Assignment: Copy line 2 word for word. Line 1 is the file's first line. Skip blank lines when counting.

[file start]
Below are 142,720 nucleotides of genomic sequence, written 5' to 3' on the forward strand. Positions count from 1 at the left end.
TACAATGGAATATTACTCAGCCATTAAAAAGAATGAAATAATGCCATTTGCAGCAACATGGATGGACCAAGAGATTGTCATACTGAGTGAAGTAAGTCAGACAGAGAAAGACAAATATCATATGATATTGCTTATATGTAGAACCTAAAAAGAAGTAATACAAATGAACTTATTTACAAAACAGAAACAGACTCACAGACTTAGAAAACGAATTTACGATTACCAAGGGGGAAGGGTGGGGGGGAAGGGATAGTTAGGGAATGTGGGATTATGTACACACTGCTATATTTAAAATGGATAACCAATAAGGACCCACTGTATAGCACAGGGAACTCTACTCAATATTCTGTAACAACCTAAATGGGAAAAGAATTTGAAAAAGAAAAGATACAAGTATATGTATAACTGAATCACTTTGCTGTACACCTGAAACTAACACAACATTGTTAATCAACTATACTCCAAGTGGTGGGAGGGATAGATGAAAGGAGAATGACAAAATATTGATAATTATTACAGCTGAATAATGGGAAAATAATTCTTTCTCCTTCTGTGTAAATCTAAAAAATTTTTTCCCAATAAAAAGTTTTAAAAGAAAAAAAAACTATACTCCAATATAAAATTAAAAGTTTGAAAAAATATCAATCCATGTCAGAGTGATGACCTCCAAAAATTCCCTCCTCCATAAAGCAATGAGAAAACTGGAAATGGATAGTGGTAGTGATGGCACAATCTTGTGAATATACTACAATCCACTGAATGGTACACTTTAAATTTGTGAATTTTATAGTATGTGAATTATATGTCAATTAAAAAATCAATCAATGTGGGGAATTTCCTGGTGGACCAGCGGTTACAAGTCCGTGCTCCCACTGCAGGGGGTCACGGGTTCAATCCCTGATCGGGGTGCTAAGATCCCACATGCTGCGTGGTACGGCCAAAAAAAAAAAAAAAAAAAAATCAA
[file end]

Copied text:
TACAATGGAATATTACTCAGCCATTAAAAAGAATGAAATAATGCCATTTGCAGCAACATGGATGGACCAAGAGATTGTCATACTGAGTGAAGTAAGTCAGACAGAGAAAGACAAATATCATATGATATTGCTTATATGTAGAACCTAAAAAGAAGTAATACAAATGAACTTATTTACAAAACAGAAACAGACTCACAGACTTAGAAAACGAATTTACGATTACCAAGGGGGAAGGGTGGGGGGGAAGGGATAGTTAGGGAATGTGGGATTATGTACACACTGCTATATTTAAAATGGATAACCAATAAGGACCCACTGTATAGCACAGGGAACTCTACTCAATATTCTGTAACAACCTAAATGGGAAAAGAATTTGAAAAAGAAAAGATACAAGTATATGTATAACTGAATCACTTTGCTGTACACCTGAAACTAACACAACATTGTTAATCAACTATACTCCAAGTGGTGGGAGGGATAGATGAAAGGAGAATGACAAAATATTGATAATTATTACAGCTGAATAATGGGAAAATAATTCTTTCTCCTTCTGTGTAAATCTAAAAAATTTTTTCCCAATAAAAAGTTTTAAAAGAAAAAAAAACTATACTCCAATATAAAATTAAAAGTTTGAAAAAATATCAATCCATGTCAGAGTGATGACCTCCAAAAATTCCCTCCTCCATAAAGCAATGAGAAAACTGGAAATGGATAGTGGTAGTGATGGCACAATCTTGTGAATATACTACAATCCACTGAATGGTACACTTTAAATTTGTGAATTTTATAGTATGTGAATTATATGTCAATTAAAAAATCAATCAATGTGGGGAATTTCCTGGTGGACCAGCGGTTACAAGTCCGTGCTCCCACTGCAGGGGGTCACGGGTTCAATCCCTGATCGGGGTGCTAAGATCCCACATGCTGCGTGGTACGGCCAAAAAAAAAAAAAAAAAAAAATCAA